Aug 10, 2021
Charlotte, Largest City in North Carolina, Unanimously Passes LGBTQ-Inclusive Nondiscrimination Ordinance 5 Years After HB2
In a bipartisan vote, Charlotte became the tenth community to pass an LGBTQ-inclusive nondiscrimination ordinance, signaling statewide momentum for protections.
Adam Polaski | Campaign for Southern Equality | firstname.lastname@example.org | 610-306-7956
Nate Fischer | Equality NC | email@example.com|828-372-2020
CHARLOTTE – Tonight the Charlotte City Council voted unanimously in favor of a local ordinance that would establish clear protections from discrimination based on sexual orientation, gender identity, natural hairstyle, and more in key areas of life, including public spaces and private employment. The vote came after hours of public comment, during which supporters of the ordinance heralded the many ways it would make a positive impact on Charlotte.
Charlotte is now the tenth community in North Carolina to pass a nondiscrimination ordinance like this, joining Apex, Asheville, Buncombe County, Carrboro, Chapel Hill, Durham, Greensboro, Hillsborough, and Orange County.
Kendra R. Johnson (she/her), Executive Director of Equality NC, said today:
"Throughout 2021, communities have come together to affirm that no one should face discrimination – and the vote tonight in Charlotte will double down on that undeniable momentum for LGBTQ equality. The passage of these protections, which include provisions for natural hair, sexual orientation, and gender identity, indicate strong progress for racial and social justice. Small towns, mid-sized cities, counties, and now the largest city in North Carolina have all taken steps to protect LGBTQ people and illustrate that NC is ready for these protections statewide.”
Bethany Corrigan (they/them), Executive Director of Transcend Charlotte, said:
“Tonight is a win, not only for the LGBTQ community, but for all Charlotteans. We are only as strong as the least protected, and this expanded ordinance is a milestone toward equality in the Queen City. We applaud City Council for their bipartisan collaboration in passing this comprehensive ordinance and honor the advocates who have tirelessly sacrificed for this moment.”
Rell Lowery (he/him), Transgender Community Liaison for Charlotte Black Pride, said:
“Charlotte is the second most dangerous city in the country for transgender and gender nonconforming people – especially Black transgender women. With today’s vote, the Charlotte City Council committed to making the city a safer place to live and work for LGBTQ people and people of color. It is an important and long overdue full-circle moment, granting LGBTQ Charlotteans the legal protections that we always needed and deserved.”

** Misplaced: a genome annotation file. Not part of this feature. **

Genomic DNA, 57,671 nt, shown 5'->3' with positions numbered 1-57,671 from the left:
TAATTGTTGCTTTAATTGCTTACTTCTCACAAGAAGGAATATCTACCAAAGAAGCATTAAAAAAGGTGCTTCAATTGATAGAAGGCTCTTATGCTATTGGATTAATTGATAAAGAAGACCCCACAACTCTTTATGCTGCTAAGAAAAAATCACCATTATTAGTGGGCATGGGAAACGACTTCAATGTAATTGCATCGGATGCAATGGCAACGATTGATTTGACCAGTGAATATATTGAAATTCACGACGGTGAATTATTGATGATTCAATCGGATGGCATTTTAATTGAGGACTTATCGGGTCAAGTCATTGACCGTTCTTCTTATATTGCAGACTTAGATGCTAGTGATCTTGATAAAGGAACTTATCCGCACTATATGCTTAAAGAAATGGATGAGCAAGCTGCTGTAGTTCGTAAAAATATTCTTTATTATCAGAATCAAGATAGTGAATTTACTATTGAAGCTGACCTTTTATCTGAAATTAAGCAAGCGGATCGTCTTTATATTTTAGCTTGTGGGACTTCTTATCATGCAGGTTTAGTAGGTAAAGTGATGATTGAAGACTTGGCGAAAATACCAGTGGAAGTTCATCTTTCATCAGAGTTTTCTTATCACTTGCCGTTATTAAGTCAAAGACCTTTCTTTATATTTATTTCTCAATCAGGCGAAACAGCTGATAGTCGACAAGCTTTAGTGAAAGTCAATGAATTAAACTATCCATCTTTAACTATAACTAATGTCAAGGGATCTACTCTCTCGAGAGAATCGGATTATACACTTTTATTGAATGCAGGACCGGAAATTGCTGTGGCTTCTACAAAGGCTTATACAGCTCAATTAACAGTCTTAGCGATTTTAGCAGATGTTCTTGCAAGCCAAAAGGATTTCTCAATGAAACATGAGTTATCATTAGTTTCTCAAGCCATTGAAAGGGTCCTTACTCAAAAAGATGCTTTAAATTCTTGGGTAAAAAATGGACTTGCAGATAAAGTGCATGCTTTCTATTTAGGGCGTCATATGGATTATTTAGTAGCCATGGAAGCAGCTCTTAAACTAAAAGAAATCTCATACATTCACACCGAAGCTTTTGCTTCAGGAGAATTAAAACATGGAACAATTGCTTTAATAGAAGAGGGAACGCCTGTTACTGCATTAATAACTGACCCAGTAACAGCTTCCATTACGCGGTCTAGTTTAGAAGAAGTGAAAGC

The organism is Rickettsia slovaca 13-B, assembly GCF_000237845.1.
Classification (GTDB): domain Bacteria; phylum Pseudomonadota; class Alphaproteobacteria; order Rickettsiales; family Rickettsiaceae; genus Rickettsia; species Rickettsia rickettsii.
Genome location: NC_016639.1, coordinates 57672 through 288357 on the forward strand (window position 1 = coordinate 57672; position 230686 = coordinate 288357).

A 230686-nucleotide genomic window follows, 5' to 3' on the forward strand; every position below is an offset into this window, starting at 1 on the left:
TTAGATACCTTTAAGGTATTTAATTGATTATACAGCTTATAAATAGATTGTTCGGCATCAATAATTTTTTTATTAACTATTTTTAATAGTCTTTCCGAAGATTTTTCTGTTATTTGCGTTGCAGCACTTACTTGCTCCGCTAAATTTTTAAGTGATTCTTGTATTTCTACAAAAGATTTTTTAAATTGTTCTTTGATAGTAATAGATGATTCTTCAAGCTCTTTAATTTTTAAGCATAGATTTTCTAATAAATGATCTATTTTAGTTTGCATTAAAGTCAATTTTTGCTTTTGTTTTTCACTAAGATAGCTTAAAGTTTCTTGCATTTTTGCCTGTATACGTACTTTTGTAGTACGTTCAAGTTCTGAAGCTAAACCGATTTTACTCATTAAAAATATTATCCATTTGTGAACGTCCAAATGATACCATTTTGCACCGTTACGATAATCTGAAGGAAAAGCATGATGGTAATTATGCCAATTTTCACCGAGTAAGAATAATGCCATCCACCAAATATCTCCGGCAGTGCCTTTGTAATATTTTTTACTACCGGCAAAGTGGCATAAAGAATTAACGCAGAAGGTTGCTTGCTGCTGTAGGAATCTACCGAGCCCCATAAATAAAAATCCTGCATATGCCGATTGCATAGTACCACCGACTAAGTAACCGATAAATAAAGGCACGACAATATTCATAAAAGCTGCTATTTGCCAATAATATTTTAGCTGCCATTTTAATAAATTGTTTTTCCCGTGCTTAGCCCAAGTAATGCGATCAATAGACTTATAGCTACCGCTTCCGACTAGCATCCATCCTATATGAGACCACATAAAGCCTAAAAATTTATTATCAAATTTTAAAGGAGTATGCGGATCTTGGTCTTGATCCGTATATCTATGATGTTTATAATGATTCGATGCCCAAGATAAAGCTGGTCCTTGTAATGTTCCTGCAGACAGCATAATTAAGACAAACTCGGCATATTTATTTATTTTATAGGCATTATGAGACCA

Daniel Valdez (he/him), President of Charlotte Pride, said:
“With the new protections passed tonight, Charlotte finally joins its peer cities in protecting LGBTQ residents and visitors to our city. Tonight’s vote is a strong sign that Charlotte has finally turned a page in our decades-long fight for equality in our city. We’re hopeful that Mecklenburg County and other area towns and cities will follow Charlotte’s example.”
Cameron Pruette (he/him), President of the LGBTQ+ Democrats of Mecklenburg County, said:
“This ordinance will improve the quality of life for everyone in Charlotte and underline that our community will not allow discrimination and abuse to go unchecked. The vote tonight from the City Council will save lives by making Charlotte a safer, more inclusive place that declares in bold print that LGBTQ people are valued and worthy of dignity, respect, and equality.”
Erin Barbee (she/her) of the Carolinas LGBT+ Chamber of Commerce, said:
“Five years ago our local and state economy felt the awful impacts of anti-LGBTQ policy, and lawmakers saw that discrimination is simply bad for business. Now, with the strong support of business leaders from large and small employers alike, Charlotte’s local nondiscrimination ordinance makes clear once and for all that our city is a welcoming place that is open to all.”
Allison Scott (she/they), Director of Impact & Innovation at the Campaign for Southern Equality, said:
“Leaders across North Carolina – including our U.S. Senators from NC – should look at what’s happening in our state: Communities are taking a stand to protect LGBTQ people from discrimination, which leads to safer, more inclusive places to live, work, and raise families. It’s time now to ensure that no LGBTQ North Carolinian is left vulnerable to discrimination – and that will require action from elected officials at every level of government.”
Local organizing in Charlotte has been led by Carolinas LGBT+ Chamber of Commerce, Charlotte Black Pride, Charlotte Pride, The Freedom Center for Social Justice, LGBTQ+ Democrats of Mecklenburg County, and Transcend Charlotte.
Through the NC is Ready for LGBTQ Protections campaign, led by Equality North Carolina and the Campaign for Southern Equality, a diverse array of voices has spoken out for LGBTQ protections at the local, state, and federal levels. Learn more at www.ncisready.org.
Equality North Carolina builds LGBTQ+ power through advocacy, education, and uplifting the stories of queer and trans North Carolinians in pursuit of racial and social justice. www.equalitync.org
Based in Asheville, NC, the Campaign for Southern Equality promotes full LGBTQ equality across the South. Our work is rooted in commitments to equity in race, gender and class. www.southernequality.org